I know nothing will happen to Les Moonves at CBS. I know that in my heart. The worst thing that could possibly happen to him, in the wake of Ronan Farrow’s New Yorker exposé, is that Moonves is encouraged to leave on his accord, with a substantial golden parachute to ease him into retirement. That’s it. What’s far more likely is that CBS hires an outside law firm to investigate itself, then CBS buries the worst stories and ends up clearing itself (and Moonves) of all charges and everyone forgets about it in a year. CBS has already hired an outside team to investigate. God knows, they probably hired the same team that Fox News used.
Anyway, I’m not sure if anyone expected Stephen Colbert to say anything. When someone is accused of this kind of “decades long campaign of harassment and abuse,” generally that person’s coworkers tend to stay pretty quiet. But Colbert made some jokes in his opening monologue (it’s the first part):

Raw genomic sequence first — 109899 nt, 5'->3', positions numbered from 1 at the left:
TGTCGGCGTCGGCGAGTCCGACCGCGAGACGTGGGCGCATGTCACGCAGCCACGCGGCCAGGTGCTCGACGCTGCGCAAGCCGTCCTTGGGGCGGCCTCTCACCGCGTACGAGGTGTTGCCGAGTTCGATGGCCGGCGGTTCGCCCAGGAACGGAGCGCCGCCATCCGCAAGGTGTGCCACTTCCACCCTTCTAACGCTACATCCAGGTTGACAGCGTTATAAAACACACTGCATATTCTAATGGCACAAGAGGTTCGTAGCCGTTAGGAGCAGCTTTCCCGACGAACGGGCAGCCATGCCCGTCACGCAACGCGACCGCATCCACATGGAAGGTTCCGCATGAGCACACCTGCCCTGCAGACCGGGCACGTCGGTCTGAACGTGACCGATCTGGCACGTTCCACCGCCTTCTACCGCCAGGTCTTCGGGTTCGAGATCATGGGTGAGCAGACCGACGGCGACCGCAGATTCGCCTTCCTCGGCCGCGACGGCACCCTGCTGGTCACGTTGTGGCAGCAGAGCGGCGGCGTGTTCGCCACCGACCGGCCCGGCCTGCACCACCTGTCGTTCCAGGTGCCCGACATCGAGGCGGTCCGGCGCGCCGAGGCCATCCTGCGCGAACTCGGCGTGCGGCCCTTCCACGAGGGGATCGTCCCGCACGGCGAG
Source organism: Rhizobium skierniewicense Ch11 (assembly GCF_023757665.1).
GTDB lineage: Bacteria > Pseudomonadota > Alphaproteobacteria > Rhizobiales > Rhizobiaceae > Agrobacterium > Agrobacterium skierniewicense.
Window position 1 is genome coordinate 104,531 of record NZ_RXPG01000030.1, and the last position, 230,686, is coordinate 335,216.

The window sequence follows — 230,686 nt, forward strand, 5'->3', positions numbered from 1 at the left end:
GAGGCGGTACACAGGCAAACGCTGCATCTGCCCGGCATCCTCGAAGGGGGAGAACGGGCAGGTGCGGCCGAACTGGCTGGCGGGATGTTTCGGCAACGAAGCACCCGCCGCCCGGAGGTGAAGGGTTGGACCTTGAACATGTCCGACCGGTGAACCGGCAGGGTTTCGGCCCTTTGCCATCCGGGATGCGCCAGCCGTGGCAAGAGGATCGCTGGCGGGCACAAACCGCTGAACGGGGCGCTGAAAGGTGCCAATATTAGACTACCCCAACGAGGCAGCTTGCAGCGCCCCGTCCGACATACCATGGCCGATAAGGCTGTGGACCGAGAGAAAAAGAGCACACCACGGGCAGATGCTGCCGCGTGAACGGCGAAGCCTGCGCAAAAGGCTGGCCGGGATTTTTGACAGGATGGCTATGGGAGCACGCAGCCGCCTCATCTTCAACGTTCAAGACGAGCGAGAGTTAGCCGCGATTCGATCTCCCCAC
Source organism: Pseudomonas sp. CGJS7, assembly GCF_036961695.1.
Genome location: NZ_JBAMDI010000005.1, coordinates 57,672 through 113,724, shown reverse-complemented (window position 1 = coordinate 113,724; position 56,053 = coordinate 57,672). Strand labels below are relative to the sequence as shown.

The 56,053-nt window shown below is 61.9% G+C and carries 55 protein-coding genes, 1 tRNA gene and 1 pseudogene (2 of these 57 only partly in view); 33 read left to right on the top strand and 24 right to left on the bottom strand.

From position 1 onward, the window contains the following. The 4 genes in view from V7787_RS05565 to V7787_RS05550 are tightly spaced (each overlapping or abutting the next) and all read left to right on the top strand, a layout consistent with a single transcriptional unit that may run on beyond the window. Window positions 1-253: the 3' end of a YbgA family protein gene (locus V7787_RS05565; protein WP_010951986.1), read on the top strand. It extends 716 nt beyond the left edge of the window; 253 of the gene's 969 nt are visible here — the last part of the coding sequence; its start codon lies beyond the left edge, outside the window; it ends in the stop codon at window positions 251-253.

Then Colbert did a longer statement to camera:
As I said, I wasn’t expecting Colbert to make any kind of grand statement either way. I was thinking about this for a while… what else could he have said that would have made sense? He acknowledges that he owes a great debt to Moonves for supporting him in the early years of his tenure at The Late Show. Colbert doesn’t call the accusers liars, and he doesn’t negate their stories or try to say “well Moonves has always been great to me, therefore he could never treat anyone horribly.” He acknowledges that “Accountability is meaningless unless it’s for everybody, whether it’s for the leader of a network or the leader of the free world.” But as I said in the opening… nothing is going to happen. Colbert made the best statement he could, but… it doesn’t really feel like Colbert is going to go into HIS guy’s office and say “okay you need to step down as CEO.” I wouldn’t expect Colbert to do that anyway.
Photos courtesy of WENN.